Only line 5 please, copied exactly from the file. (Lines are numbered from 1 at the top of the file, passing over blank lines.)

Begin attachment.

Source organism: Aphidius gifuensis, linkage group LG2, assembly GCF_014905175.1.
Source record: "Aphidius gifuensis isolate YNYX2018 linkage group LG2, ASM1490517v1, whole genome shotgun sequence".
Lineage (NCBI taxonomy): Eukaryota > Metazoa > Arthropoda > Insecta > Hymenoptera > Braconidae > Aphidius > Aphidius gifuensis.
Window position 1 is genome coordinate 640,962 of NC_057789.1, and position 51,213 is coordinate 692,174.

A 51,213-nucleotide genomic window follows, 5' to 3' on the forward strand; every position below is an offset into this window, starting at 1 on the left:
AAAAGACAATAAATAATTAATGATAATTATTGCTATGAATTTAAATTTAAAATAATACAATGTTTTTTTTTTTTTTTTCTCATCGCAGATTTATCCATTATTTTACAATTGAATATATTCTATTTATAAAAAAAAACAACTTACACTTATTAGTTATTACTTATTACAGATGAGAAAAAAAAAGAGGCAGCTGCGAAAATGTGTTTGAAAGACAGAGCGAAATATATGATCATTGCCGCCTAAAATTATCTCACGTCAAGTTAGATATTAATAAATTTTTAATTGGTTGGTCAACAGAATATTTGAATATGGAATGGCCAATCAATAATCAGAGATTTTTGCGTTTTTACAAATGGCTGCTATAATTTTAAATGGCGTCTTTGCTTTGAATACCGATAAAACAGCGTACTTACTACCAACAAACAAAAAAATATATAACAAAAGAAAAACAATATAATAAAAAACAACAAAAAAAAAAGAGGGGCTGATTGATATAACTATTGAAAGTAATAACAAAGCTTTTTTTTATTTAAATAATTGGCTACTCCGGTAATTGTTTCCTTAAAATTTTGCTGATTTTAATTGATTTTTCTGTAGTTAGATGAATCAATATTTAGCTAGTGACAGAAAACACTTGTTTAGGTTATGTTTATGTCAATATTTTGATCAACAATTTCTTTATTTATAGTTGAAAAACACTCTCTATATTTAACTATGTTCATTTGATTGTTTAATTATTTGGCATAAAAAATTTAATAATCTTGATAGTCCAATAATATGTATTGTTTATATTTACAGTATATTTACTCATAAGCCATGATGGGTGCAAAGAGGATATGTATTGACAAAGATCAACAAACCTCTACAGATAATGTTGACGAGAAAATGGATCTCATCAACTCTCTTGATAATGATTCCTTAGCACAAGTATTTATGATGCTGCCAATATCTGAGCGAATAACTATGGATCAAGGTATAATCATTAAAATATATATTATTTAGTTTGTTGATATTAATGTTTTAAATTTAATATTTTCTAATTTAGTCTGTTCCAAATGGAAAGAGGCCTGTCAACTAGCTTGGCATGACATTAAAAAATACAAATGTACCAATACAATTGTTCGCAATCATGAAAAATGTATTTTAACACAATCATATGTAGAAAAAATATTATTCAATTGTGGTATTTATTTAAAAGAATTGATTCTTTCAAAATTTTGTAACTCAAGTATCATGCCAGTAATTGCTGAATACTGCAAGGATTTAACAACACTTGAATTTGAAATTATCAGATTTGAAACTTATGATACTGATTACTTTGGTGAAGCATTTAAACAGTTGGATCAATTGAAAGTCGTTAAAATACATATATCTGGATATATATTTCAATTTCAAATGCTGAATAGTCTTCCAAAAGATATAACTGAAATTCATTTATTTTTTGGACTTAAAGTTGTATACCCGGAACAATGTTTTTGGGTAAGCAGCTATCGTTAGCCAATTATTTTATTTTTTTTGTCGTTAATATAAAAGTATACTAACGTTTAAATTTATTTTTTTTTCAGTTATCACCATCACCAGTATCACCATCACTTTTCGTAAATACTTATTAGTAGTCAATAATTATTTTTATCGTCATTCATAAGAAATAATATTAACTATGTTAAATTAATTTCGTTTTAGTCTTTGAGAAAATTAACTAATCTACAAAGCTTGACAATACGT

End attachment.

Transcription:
A 51,213-nucleotide genomic window follows, 5' to 3' on the forward strand; every position below is an offset into this window, starting at 1 on the left: